The publishers of ‘Contemporary British History’ have agreed to allow free access until the end of June to an academic article on Bloody Sunday that I wrote recently. The article draws on the evidence generated by the Saville Inquiry to trace the outlines of an intense internal struggle to shape security policy in Derry. It argues that the operation that day was aimed at disrupting an established policy of relative restraint by the security forces in Derry and that Bloody Sunday was the outcome of a calculated plan to stage a massive confrontation in the city.
Niall Ó Dochartaigh is a Senior Lecturer in the School of Political Science and Sociology at the National University of Ireland Galway. He is a founding convener of the Standing Group on Political Violence of the European Consortium for Political Research (ECPR) and the Specialist Group on Peace and Conflict of the Political Studies Association of Ireland (PSAI). He has published extensively on the Northern Ireland conflict and on mediation, peace negotiations and territoriality. He is currently completing a monograph on the negotiating relationship between the British state and the IRA during the Northern Ireland conflict. Recent publications include:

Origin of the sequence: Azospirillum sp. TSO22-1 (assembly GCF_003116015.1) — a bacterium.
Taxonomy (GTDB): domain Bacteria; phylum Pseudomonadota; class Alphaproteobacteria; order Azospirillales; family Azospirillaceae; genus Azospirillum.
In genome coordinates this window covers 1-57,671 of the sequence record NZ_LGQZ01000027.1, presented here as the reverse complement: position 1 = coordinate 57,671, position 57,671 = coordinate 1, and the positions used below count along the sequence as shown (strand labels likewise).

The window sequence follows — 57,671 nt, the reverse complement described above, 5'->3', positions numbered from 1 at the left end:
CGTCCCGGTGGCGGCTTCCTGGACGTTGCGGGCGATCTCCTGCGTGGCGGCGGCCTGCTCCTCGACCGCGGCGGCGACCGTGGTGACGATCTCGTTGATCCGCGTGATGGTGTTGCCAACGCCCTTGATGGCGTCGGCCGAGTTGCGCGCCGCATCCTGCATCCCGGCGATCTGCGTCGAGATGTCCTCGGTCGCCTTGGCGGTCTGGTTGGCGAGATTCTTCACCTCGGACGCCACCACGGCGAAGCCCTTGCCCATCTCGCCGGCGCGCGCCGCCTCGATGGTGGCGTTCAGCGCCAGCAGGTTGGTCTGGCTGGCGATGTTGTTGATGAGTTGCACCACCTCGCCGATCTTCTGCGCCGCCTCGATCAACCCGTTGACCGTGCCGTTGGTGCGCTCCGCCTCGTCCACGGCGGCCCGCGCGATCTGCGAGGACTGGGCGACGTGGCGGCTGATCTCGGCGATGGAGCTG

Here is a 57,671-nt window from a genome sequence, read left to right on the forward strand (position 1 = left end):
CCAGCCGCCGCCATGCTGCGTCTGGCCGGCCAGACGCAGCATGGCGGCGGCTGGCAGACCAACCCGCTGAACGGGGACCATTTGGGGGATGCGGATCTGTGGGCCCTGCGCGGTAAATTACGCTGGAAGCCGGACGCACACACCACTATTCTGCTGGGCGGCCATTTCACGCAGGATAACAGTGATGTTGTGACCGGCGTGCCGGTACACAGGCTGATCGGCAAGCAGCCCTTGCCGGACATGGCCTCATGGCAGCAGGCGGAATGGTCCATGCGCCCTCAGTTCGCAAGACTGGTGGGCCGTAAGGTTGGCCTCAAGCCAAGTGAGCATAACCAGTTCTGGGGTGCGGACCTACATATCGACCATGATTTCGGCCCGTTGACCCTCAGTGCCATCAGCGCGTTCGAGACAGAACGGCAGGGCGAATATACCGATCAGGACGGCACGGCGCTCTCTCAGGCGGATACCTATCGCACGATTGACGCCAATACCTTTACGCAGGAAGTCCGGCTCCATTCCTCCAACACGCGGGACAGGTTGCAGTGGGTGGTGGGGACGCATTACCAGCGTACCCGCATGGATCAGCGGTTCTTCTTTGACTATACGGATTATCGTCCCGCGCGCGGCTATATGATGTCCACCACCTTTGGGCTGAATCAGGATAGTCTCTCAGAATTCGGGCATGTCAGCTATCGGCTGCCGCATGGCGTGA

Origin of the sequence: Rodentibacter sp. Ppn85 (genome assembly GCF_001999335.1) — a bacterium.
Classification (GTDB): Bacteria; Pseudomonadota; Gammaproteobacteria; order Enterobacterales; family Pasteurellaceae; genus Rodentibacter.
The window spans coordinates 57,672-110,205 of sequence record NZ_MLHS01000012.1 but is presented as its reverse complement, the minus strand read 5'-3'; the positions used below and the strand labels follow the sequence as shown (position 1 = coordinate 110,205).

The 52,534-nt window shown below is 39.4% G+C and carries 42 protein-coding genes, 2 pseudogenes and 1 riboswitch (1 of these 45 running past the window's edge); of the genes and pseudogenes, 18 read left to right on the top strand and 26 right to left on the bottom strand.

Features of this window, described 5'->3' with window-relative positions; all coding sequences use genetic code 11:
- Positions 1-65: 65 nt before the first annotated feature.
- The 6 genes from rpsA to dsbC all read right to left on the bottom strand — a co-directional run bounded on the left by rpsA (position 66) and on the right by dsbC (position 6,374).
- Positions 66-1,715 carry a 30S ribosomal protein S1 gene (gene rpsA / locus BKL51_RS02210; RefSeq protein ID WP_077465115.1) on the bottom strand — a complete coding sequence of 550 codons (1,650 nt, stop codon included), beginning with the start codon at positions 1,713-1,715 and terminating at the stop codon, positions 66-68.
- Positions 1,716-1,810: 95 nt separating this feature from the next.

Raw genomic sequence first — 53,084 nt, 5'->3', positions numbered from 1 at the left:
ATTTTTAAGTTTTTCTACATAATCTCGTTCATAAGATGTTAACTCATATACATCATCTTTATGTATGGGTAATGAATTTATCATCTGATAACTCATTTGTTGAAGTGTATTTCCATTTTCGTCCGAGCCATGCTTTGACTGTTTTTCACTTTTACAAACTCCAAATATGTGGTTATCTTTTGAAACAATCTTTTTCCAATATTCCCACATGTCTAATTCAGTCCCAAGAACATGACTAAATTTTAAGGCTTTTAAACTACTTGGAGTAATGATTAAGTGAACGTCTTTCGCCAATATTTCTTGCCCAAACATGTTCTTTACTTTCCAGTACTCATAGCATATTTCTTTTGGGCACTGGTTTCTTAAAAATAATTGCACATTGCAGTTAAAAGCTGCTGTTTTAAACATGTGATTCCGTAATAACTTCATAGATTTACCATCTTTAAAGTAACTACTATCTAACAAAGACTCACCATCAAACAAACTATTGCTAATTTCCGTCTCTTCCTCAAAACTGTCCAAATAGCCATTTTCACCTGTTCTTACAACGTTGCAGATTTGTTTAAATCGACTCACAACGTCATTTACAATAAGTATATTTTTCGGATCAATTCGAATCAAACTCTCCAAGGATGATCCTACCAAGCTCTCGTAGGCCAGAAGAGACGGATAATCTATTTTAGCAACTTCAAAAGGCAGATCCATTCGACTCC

Bosi, Lorenzo, Niall Ó Dochartaigh & Daniela Pisoiu (eds) (2015) Political Violence in Context: Time, Space and Milieu. Colchester: ECPR Press.
Ó Dochartaigh, Niall (2016) ‘Northern Ireland since 1920’. In Richard Bourke and Ian McBride (eds) Princeton History of Modern Ireland. Princeton: Princeton University Press, pp.141-67.
Ó Dochartaigh, Niall (2015) ‘The Longest Negotiation: British Policy, IRA Strategy and the Making of the Northern Ireland Peace Settlement’. Political Studies, 63 (1), 202-220.